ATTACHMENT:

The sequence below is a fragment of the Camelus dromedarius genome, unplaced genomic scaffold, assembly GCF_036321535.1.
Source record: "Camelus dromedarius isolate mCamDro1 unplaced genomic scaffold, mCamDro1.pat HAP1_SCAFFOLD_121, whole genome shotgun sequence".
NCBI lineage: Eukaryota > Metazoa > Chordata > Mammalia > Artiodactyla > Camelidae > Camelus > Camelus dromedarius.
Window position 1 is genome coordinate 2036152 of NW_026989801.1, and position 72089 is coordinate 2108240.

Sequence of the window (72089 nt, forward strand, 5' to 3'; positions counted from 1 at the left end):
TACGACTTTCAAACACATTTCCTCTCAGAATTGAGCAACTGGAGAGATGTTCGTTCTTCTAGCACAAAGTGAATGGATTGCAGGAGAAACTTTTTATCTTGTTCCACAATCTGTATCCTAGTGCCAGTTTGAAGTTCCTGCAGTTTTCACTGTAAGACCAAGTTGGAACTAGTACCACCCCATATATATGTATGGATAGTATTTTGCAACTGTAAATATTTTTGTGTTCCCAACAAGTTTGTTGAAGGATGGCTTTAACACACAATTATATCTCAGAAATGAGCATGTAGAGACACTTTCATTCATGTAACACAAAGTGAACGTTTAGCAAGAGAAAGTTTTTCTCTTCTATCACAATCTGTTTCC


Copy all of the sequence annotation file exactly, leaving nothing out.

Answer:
The sequence below is a fragment of the Camelus dromedarius genome, unplaced genomic scaffold, assembly GCF_036321535.1.
Source record: "Camelus dromedarius isolate mCamDro1 unplaced genomic scaffold, mCamDro1.pat HAP1_SCAFFOLD_121, whole genome shotgun sequence".
NCBI lineage: Eukaryota > Metazoa > Chordata > Mammalia > Artiodactyla > Camelidae > Camelus > Camelus dromedarius.
Window position 1 is genome coordinate 2036152 of NW_026989801.1, and position 72089 is coordinate 2108240.

Sequence of the window (72089 nt, forward strand, 5' to 3'; positions counted from 1 at the left end):
TACGACTTTCAAACACATTTCCTCTCAGAATTGAGCAACTGGAGAGATGTTCGTTCTTCTAGCACAAAGTGAATGGATTGCAGGAGAAACTTTTTATCTTGTTCCACAATCTGTATCCTAGTGCCAGTTTGAAGTTCCTGCAGTTTTCACTGTAAGACCAAGTTGGAACTAGTACCACCCCATATATATGTATGGATAGTATTTTGCAACTGTAAATATTTTTGTGTTCCCAACAAGTTTGTTGAAGGATGGCTTTAACACACAATTATATCTCAGAAATGAGCATGTAGAGACACTTTCATTCATGTAACACAAAGTGAACGTTTAGCAAGAGAAAGTTTTTCTCTTCTATCACAATCTGTTTCC